The treasurer as a public officer was compelled to account for the county moneys in his possession. He did this by presenting bonds he had purchased as the result of a corrupt conspiracy between himself and the seller. To this the county, in substance, replied that it refused to accept such bonds; that even if the treasurer had the right to buy them under the law as it then stood, the county was under no obligation to take them. The county virtually said to its agent: “Your commission from the seller may have caused you to pay more than the bonds were worth; they might have been secured for less in an honest transaction; your principal, the County, has the right to the exercise of your best discretion and honest judgment uninfluenced by any pecuniary consideration secured by you from those who were selling the bonds to your principal; you have entered into a corrupt agreement violating sound public policy; you cannot compel the County to accept the result of your perfidy and chicanery; it drops the matter where it finds it and calls upon you to return the County’s money which you have wrongfully and corruptly parted with.” We see no reason why the county had not the right to so declare and to recover from the treasurer and the surety company the amount of the money misappropriated by the county treasurer in the purchase of said bonds by and through a corrupt and illegal agreement. The rescission voided the contract and placed the parties in the same position as if it never had been made. Holcomb Hoke Mfg. Co. of Indianapolis, Ind. v. Jones, 102 Okla. 175, 228 P. 968. In City of Findlay v. Pertz, supra, the court holds that the city would have the right to hold the agent liable as for money had and received to its use. That doctrine applies here. The condition of the bond providing for faithful performance of the treasurer’s duty, hereinbefore set forth, was breached by the treasurer’s failure properly to account for $75,000 of the county’s money coming into his hands. The county has rescinded the transaction on its part, and elected to hold the treasurer for the wrongful misappropriation of its money. To hold that the only recovery the government or a state or a county has, under circumstances where a public official has violated his trust, is the commission received by such official in carrying out a corrupt agreement, is to open wide the door to all kinds of corrupt practices upon the part of public officials, to encourage juggling of public funds, and to stimulate the practice of sinister chicanery. Public funds in the hands of a county treasurer are a sacred trust and are to be used as provided by the law for the benefit of the county. Where he purchases property for the county under an agreement by which he is receiving a secret commission to serve the party with whom he is dealing, the county has the right to repudiate the entire transaction; to leave the agent and his coconspirators where it finds them, and require the agent to account for the public funds exactly as if the corrupt transaction had never taken place. We are of the opinion that appellees were entitled to judgment against appellants for the $75,000 and interest.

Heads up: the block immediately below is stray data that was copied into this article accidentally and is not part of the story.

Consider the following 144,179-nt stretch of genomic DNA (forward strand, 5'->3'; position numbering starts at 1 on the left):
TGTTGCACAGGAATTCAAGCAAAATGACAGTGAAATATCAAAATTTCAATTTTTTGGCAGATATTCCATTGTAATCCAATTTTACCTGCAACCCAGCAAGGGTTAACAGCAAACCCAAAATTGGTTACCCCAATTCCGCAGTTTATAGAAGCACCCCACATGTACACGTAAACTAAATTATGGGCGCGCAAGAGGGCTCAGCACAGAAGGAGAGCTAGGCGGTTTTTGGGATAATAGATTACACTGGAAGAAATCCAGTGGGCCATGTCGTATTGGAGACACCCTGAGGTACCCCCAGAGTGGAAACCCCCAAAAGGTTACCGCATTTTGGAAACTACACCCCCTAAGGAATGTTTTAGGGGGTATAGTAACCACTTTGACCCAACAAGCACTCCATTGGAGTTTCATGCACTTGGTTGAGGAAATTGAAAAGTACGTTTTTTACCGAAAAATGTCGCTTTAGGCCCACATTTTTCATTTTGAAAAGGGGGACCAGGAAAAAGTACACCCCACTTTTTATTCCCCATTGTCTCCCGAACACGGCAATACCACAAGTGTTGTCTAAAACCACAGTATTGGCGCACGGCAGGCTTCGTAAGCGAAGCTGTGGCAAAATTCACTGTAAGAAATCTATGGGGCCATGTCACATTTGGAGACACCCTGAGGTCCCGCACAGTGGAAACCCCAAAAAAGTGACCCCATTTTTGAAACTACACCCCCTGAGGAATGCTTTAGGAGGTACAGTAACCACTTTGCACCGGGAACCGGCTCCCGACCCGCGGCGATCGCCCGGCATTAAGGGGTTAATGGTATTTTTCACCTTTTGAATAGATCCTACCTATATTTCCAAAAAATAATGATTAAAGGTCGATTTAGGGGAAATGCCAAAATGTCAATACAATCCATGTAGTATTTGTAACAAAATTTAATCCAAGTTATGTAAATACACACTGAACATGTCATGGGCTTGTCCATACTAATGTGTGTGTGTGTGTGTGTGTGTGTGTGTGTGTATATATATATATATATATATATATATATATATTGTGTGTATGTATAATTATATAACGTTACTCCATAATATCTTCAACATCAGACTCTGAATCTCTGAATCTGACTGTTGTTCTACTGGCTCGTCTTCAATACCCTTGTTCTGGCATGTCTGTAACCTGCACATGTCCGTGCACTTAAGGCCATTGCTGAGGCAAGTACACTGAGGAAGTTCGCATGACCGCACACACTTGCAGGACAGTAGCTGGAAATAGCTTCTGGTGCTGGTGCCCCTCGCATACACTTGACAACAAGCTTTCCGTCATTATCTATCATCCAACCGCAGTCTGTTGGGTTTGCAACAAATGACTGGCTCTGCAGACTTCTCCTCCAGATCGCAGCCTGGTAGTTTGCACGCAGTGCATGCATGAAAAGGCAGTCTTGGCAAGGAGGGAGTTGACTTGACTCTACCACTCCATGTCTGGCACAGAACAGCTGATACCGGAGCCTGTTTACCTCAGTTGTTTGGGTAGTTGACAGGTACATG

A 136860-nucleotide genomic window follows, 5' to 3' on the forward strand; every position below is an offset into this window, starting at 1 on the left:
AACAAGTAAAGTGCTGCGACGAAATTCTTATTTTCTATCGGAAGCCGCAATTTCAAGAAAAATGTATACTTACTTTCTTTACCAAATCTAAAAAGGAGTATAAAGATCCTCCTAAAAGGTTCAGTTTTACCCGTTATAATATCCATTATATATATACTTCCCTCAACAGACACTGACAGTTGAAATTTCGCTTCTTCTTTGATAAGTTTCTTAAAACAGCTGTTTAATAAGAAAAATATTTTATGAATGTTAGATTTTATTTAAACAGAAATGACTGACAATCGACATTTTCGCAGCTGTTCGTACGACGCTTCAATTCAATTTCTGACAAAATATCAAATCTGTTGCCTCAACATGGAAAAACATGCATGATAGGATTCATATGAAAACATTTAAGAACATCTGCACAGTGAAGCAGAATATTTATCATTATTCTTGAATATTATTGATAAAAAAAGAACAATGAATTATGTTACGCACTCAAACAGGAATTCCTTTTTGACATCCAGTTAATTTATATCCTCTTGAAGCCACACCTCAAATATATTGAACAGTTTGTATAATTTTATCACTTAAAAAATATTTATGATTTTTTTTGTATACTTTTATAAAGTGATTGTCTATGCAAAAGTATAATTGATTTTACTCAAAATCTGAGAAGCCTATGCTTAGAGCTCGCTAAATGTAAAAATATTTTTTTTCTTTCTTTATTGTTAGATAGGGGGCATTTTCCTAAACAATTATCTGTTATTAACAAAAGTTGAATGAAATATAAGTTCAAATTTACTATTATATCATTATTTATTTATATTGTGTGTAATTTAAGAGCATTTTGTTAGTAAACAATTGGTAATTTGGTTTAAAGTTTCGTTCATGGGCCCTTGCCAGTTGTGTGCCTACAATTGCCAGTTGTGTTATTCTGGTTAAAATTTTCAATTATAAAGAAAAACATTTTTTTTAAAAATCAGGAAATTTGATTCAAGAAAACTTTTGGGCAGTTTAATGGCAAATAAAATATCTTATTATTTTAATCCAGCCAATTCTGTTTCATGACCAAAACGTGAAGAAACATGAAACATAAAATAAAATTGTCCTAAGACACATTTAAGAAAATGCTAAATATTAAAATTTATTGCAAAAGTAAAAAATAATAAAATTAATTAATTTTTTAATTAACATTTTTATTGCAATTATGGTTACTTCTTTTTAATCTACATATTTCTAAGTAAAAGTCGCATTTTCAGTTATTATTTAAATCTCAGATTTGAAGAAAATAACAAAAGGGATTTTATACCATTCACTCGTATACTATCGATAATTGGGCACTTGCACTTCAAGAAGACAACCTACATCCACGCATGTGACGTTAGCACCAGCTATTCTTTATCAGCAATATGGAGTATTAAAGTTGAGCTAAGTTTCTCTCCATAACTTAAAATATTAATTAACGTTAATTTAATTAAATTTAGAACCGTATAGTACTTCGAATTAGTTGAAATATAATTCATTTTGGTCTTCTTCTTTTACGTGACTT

The judgment of the trial court is affirmed.